For the clock operation, the clock laser was frequency-stabilized to both stretched states (*m*_{F} = ± 9/2 for Sr OLC; *m*_{F} = ± 1/2 for Yb OLC) using an acousto-optic modulator (AOM1 for Sr OLC; AOM2 for Yb OLC) to eliminate the first-order Zeeman shift. The clock laser alternately probed the high- and low-frequency points at the full width of half maximum of the stretched state spectrum. A single probe cycle was 2 s for the Sr OLC and 1 s for the Yb OLC. The RF frequency driving the AOMs was controlled to equalize the excitation probabilities such that ${p}_{+}^{FWHM}(\pm {m}_{F})=\text{\hspace{0.17em}}{p}_{-}^{FWHM}(\pm {m}_{F})$. The average RF frequency (${f}_{\text{AOM}}^{\text{Sr(Yb)}}$) determined the center frequency of the clock transition without the first-order Zeeman shift. We simultaneously operated the Sr and Yb OLCs for the frequency ratio measurement.

## 3. Experimental results

The absolute frequency of the Sr (Yb) can be calculated by

^{−6}. Therefore the measurement uncertainty of the frequency ratio would be at the 10

^{16}level even with the 10

^{−10}measurement uncertainties for the radio frequencies [17].

Figure 3(a) shows 4 frequency ratio measurement results, where the corrections are included. Figure 3(b) shows a typical Allan standard deviation of the measured frequency ratio [# 3 in Fig. 3(a)]. The Allan standard deviation was 9.9 × 10^{−15} for an 8 s averaging time. The short-term stability is determined by that of the master laser. We note that if we used the clock lasers own ULE cavities, the short-term stability would become worse by a factor of the square root of two assuming the cavities have the same specifications as the cavity for the master laser. The Allan standard deviation is improved to 2.0 × 10^{−15} after an 840 s averaging time. Since the experiment was a direct comparison of the optical frequencies, the obtained Allan deviation was much smaller than that of the microwave reference used in the absolute frequency measurement. The error bars were determined by the Allan standard deviation at the longest averaging time for each measurement [e.g. the uncertainty for measurement # 3 in Fig. 3(a) was calculated by using the Allan standard deviation in Fig. 3(b)].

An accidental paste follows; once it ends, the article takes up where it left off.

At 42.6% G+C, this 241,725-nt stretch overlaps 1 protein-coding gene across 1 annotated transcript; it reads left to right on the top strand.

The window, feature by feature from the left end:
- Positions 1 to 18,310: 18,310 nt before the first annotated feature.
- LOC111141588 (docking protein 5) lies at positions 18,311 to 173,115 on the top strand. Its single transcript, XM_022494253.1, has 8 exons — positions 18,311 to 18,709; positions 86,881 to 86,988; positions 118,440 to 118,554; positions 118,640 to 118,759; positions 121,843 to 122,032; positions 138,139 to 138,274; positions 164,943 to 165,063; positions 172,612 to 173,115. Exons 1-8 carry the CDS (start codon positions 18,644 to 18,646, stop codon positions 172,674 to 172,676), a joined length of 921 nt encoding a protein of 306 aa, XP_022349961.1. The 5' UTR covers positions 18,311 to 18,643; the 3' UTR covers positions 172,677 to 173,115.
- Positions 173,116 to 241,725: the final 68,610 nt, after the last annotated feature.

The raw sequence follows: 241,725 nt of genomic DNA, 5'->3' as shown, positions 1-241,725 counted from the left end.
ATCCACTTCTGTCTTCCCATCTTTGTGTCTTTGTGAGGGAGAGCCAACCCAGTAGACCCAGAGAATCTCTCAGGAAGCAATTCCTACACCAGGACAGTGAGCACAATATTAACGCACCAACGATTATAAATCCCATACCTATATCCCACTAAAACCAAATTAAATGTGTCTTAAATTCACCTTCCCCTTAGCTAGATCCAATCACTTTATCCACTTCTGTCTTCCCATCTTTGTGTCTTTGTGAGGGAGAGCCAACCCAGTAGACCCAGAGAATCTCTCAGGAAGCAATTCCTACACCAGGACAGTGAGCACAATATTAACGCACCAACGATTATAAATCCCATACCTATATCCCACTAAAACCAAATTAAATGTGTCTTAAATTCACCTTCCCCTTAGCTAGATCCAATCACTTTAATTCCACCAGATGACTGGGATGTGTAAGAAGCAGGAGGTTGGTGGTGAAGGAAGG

The corrections and uncertainties for the frequency ratio measurement were calculated from those for the Sr and Yb OLCs (Table 1). The largest corrections for both the Sr and Yb OLCs were due to the blackbody radiation (BBR) shifts. The BBR corrections for the Sr OLC (Yb OLC) was estimated to be 55.3(2.3) × 10^{−16} (25.2(2.0) × 10^{−16}) for the measured temperature of the vacuum chamber T = 303(3) K (T = 302(3)K). The evaluated ac Stark shift including the hyperpolarizability for the Sr OLC (Yb OLC) by the lattice laser was 0.0(3.6) × 10^{−16} (2.1(2.4) × 10^{−16}). The light shifts induced by the clock laser for the Sr OLC and Yb OLC were conservatively estimated to be −0.2(2) × 10^{−16} and 0.8(2) × 10^{−16}, respectively, using the measured clock laser intensities (0.3 mW/cm^{2} for Sr; 2.3 mW/cm^{2} for Yb). For evaluations of the second-order Zeeman and collision shifts for Sr OLC, we interleaved two independent stabilization sequences with switching the parameter of interest between two values and determined the shifts due to the different physical conditions (interleaved method). The second-order Zeeman shift caused by a bias magnetic field of 91 μT was evaluated to be −4.3 (1.1) × 10^{−16} for the Sr OLC. The collision shifts for the Sr OLC was estimated to be 0.0(2.1) × 10^{−16}. The second-order Zeeman shift for Yb OLC caused by a bias magnetic field of 170 μT was evaluated to be −3.8(4) × 10^{−16} using the coefficient in ref [13]. The collisional shift was estimated to be −0.3(2.6) × 10^{−16} using the data in ref [13], the estimated similar trap volume and our number of atoms (*n*_{0} ≈10^{3}; we conservatively supposed its uncertainty of 10 × *n*_{0}). We neglected the gravitational shift between the two clocks due to the height difference of 56(5) mm.

In the experiment, we found a relatively large servo error for the Sr OLC. In the clock laser frequency stabilization to the clock transition, the excitation probabilities for high- and low-frequency points ${p}_{+}^{FWHM}({m}_{F}=\pm 9/2),\text{\hspace{0.17em}}{p}_{-}^{FWHM}({m}_{F}=\pm 9/2)$ were not the same value because of the clock laser linear drift and the weak feedback servo gain, which results in a residual frequency offset for the Sr OLC. We determined the frequency offset for each measurement from the difference between the averaged excitation probabilities using the lineshape shown in Fig. 2(a). Since the correction of the servo error depends on the measurement number, we express the corrections in Table 1 using asterisks. The uncertainty was determined from the statistical deviation of the mean of the excitation probability difference.